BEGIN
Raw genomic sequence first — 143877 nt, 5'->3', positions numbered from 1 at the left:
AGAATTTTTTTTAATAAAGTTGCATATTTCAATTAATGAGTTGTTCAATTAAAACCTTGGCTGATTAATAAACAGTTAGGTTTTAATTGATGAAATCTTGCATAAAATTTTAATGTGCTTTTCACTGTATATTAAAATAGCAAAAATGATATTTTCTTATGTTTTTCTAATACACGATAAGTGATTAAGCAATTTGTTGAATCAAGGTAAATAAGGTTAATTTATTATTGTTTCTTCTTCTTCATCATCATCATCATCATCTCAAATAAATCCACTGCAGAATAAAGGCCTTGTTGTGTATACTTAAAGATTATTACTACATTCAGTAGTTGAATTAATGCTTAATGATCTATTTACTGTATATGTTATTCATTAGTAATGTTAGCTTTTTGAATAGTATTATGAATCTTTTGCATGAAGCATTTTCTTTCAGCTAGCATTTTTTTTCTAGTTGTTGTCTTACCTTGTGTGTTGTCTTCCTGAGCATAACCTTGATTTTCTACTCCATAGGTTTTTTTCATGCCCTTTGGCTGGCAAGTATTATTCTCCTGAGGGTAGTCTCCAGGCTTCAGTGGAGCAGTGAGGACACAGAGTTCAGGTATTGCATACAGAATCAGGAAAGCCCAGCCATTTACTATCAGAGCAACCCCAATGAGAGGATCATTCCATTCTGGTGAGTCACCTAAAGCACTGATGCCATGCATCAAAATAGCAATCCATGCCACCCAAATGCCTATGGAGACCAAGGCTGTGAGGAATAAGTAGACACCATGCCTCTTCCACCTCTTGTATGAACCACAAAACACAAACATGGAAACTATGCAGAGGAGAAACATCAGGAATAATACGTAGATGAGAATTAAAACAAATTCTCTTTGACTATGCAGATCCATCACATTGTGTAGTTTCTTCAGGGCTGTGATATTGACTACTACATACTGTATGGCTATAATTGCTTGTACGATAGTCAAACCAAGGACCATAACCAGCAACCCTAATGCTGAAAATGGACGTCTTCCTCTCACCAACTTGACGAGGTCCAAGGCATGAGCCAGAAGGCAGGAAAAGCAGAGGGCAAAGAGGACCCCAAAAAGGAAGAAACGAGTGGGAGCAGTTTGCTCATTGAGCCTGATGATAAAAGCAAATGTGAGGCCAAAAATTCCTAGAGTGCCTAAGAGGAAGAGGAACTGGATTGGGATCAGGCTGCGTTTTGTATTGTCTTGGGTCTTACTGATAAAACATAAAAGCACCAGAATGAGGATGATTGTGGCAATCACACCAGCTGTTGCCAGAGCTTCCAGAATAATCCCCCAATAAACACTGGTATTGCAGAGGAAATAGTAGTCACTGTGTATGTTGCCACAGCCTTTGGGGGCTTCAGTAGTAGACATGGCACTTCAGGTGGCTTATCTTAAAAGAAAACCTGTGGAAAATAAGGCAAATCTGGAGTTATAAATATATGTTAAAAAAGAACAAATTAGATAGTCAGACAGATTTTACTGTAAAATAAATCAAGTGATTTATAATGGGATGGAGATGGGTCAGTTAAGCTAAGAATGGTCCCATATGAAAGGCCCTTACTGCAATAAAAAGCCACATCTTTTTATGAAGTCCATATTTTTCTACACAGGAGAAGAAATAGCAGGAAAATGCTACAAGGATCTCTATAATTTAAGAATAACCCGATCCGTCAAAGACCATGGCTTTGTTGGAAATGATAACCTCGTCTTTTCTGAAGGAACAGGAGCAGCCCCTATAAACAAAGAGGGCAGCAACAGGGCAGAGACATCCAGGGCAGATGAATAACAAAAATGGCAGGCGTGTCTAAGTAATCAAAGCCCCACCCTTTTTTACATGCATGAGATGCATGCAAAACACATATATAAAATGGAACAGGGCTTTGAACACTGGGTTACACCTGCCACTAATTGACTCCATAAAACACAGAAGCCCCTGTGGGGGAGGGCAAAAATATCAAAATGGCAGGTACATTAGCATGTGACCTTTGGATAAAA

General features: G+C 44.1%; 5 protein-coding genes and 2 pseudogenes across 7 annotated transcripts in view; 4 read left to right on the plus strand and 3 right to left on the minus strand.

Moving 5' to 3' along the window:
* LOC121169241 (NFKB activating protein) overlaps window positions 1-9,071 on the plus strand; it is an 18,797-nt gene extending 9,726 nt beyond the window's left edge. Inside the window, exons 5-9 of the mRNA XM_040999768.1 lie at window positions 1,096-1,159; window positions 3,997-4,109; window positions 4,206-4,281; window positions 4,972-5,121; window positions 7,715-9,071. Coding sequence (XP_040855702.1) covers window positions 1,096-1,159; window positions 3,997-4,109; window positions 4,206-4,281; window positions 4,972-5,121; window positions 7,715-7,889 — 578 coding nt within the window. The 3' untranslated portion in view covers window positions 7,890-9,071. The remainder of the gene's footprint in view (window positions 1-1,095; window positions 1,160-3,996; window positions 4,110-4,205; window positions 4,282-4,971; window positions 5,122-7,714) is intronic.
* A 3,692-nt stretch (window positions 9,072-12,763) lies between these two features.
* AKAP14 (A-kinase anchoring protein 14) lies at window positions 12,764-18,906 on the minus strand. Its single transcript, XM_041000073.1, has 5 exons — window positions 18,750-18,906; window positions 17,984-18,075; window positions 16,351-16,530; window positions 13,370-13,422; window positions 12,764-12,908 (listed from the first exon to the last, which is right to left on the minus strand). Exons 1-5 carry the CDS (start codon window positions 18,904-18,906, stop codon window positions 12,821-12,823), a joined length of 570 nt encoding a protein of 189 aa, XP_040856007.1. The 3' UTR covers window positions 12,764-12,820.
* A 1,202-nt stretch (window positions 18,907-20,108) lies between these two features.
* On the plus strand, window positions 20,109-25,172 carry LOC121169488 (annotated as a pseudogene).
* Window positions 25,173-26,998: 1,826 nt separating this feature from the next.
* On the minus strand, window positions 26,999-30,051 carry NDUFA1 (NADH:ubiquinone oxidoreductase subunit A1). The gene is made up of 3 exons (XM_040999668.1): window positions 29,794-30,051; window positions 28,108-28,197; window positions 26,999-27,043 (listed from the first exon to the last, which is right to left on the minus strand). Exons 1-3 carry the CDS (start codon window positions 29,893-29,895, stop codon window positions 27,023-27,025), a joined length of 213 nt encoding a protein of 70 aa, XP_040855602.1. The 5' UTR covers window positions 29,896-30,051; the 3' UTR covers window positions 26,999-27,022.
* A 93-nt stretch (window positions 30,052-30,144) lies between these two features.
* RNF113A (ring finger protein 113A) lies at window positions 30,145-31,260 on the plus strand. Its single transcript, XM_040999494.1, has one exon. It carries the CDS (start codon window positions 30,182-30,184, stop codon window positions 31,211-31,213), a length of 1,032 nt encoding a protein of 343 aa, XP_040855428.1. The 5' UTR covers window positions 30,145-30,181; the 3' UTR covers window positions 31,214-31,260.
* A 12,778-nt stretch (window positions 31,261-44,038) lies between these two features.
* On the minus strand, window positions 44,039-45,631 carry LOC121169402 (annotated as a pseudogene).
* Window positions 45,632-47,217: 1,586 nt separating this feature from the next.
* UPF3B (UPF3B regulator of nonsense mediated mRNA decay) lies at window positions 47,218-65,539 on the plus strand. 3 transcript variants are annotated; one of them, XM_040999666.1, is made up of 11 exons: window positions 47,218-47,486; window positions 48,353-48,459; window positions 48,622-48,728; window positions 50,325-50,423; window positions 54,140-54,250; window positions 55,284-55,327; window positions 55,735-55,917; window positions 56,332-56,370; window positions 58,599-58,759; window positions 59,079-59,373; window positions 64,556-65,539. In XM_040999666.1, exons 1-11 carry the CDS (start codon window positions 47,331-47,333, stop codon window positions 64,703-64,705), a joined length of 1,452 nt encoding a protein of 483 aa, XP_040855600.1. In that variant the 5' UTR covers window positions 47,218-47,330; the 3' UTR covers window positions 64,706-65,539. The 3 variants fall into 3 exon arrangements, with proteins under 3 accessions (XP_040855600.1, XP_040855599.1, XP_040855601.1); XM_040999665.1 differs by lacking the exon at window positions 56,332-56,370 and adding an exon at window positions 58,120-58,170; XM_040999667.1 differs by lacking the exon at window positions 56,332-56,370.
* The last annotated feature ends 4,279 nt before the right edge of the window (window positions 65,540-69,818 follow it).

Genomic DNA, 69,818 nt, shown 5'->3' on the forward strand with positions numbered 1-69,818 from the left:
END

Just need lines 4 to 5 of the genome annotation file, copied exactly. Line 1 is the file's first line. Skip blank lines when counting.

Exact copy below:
Moving 5' to 3' along the window:
* LOC121169241 (NFKB activating protein) overlaps window positions 1-9,071 on the plus strand; it is an 18,797-nt gene extending 9,726 nt beyond the window's left edge. Inside the window, exons 5-9 of the mRNA XM_040999768.1 lie at window positions 1,096-1,159; window positions 3,997-4,109; window positions 4,206-4,281; window positions 4,972-5,121; window positions 7,715-9,071. Coding sequence (XP_040855702.1) covers window positions 1,096-1,159; window positions 3,997-4,109; window positions 4,206-4,281; window positions 4,972-5,121; window positions 7,715-7,889 — 578 coding nt within the window. The 3' untranslated portion in view covers window positions 7,890-9,071. The remainder of the gene's footprint in view (window positions 1-1,095; window positions 1,160-3,996; window positions 4,110-4,205; window positions 4,282-4,971; window positions 5,122-7,714) is intronic.